While many bank on AI pay­ing off in the fu­ture, one of the world’s hottest apps, Hop­per, has raised $84 mil­lion by mon­e­tiz­ing it right now.


While many bank on AI pay­ing off in the fu­ture, one of the world’s hottest apps, Hop­per, has raised $84 mil­lion by mon­e­tiz­ing it right now.

One of the most cut­ting-edge travel apps in the world makes its home in a de­cid­edly old-fash­ioned set­ting: an ac­tive zinc fac­tory in Mon­treal’s for­mer gar­ment dis­trict. Walking through a maze of sput­ter­ing ma­chines and chem­i­cal vats, Fred Lalonde, founder and CEO of Hop­per, the world’s fastest­grow­ing flight-book­ing app, ex­plains why he has rented the space since 2009. “As bad as this place looks, it was prob­a­bly the smartest place to start a data cen­ter,” he says. The build­ing is pow­ered by a hy­dro­dam, part of a Cana­dian sys­tem that de­liv­ers a sup­ply of cheap elec­tric­ity and a per­fect match for an en­ergy-hun­gry startup mak­ing a big-data bet: that AI-driven rec­om­men­da­tions can make travel more af­ford­able and per­son­al­ized than what peo­ple can craft for them­selves.

Un­like most other travel sites, which gen­er­ally want you to book right away, Hop­per is pred­i­cated on pa­tience. “Think of an e-com­merce site that tells you 70% of the time, ‘Don’t buy,’ ” says So­phie For­est, a part­ner at Brightspark Ven­tures, the startup’s first in­vestor. “Hop­per is that anom­aly.” Aimed pri­mar­ily at the leisure-travel mar­ket, the app uses a so­phis­ti­cated al­go­rithm to pre­dict the best deals and times to fly and buy—alert­ing users at the op­ti­mal mo­ment, well be­fore prices go up or down by spe­cific amounts.

Since its launch in 2015, Hop­per has be­come the most for­mi­da­ble new­comer in an $800 bil­lion flight mar­ket dom­i­nated by Ex­pe­dia, Lalonde’s for­mer em­ployer, and Book­ing Hold­ings (pre­vi­ously called Price­line), and now boasts more than 20 mil­lion users.

In Jan­uary, Hop­per was the fourth-most-down­loaded travel app in the U.S., after Uber, Lyft and Airbnb. The 120-per­son com­pany, led by Lalonde, 44, and co­founder and CTO Joost Ouw­erk­erk, 46, gen­er­ated about $15 mil­lion in rev­enue last year by sell­ing flights, al­most en­tirely through push no­ti­fi­ca­tions.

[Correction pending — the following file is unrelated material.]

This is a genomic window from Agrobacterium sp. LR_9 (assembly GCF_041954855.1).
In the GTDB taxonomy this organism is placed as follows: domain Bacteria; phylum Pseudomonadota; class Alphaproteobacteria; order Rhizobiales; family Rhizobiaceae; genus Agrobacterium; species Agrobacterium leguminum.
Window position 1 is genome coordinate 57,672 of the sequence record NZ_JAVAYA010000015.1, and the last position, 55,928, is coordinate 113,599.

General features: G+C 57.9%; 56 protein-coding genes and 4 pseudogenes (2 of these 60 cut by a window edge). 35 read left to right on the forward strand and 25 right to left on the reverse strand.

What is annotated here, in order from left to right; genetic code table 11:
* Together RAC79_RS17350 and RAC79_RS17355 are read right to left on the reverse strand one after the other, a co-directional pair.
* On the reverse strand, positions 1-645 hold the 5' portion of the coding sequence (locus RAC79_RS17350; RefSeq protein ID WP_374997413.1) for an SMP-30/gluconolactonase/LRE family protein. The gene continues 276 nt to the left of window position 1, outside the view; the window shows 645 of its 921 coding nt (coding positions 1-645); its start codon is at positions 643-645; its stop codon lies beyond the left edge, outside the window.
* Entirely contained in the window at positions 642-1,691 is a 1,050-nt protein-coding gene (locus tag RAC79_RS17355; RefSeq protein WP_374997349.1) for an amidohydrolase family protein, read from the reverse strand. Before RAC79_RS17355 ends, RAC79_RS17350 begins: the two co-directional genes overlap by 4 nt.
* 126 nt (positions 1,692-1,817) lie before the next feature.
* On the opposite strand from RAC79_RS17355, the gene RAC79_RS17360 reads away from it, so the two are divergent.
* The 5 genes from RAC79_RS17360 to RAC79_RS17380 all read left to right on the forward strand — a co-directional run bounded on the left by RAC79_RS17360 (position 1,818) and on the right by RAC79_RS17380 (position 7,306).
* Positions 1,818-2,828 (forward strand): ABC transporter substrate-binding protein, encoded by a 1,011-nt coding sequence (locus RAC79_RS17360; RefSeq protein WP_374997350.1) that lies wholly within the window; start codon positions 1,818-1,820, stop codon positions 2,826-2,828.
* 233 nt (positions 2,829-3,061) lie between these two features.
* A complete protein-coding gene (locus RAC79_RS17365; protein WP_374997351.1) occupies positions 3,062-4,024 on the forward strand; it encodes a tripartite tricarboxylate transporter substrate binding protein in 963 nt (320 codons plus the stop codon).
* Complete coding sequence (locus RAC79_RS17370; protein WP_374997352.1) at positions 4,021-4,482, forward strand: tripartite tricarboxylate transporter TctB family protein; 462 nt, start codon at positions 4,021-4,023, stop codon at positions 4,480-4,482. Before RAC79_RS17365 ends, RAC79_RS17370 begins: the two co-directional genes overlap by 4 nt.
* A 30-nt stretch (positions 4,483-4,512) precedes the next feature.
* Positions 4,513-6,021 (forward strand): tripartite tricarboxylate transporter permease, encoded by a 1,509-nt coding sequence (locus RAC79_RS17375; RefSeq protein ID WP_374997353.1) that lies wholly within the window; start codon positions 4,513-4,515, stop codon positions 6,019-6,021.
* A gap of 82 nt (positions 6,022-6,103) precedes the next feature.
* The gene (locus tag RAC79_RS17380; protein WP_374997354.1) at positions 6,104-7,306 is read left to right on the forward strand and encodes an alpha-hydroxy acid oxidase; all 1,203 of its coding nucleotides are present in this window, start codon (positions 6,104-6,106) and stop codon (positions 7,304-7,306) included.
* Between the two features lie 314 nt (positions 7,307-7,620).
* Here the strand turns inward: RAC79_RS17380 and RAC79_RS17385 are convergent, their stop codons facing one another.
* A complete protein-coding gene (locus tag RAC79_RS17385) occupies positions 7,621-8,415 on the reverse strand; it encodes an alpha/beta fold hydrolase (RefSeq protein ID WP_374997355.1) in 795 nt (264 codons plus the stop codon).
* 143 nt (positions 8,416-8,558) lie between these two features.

Cus­tomers buy more than $1.5 mil­lion in flights per day across more than 300 air­lines, and give Hop­per a $5-per-ticket fee (air­lines pay a 1% to 4% com­mis­sion). Hop­per says cus­tomers save an av­er­age of $50 per ticket and claims its air­fare fore­casts are 95% ac­cu­rate up to a year in ad­vance. Mean­while, Kayak pre­dicts flight prices only seven days out, and many com­peti­tors, such as Google, in­di­cate whether prices will go up but not whether a bet­ter deal is com­ing.

Ex­per­i­ments were part of Lalonde’s child­hood in Que­bec City, where his fa­ther, a bi­ol­o­gist, reg­u­larly brought home new com­put­ers, which Lalonde used to learn to pro­gram. In­stead of at­tend­ing college, he moved to Los An­ge­les in 1993 to start an on­line air­fare-tick­et­ing com­pany called Travel On­line be­fore the launch of Ex­pe­dia. Un­able to raise fund­ing, he moved at age 23 to Mon­treal to be with his girl­friend (now wife), nov­el­ist Do­minique Fortier. Soon after, he built New­trade Tech­nolo­gies, which re­placed faxes be­tween ho­tel reser­va­tion sys­tems and book­ing sites with soft­ware; it was ac­quired by Ex­pe­dia in 2002.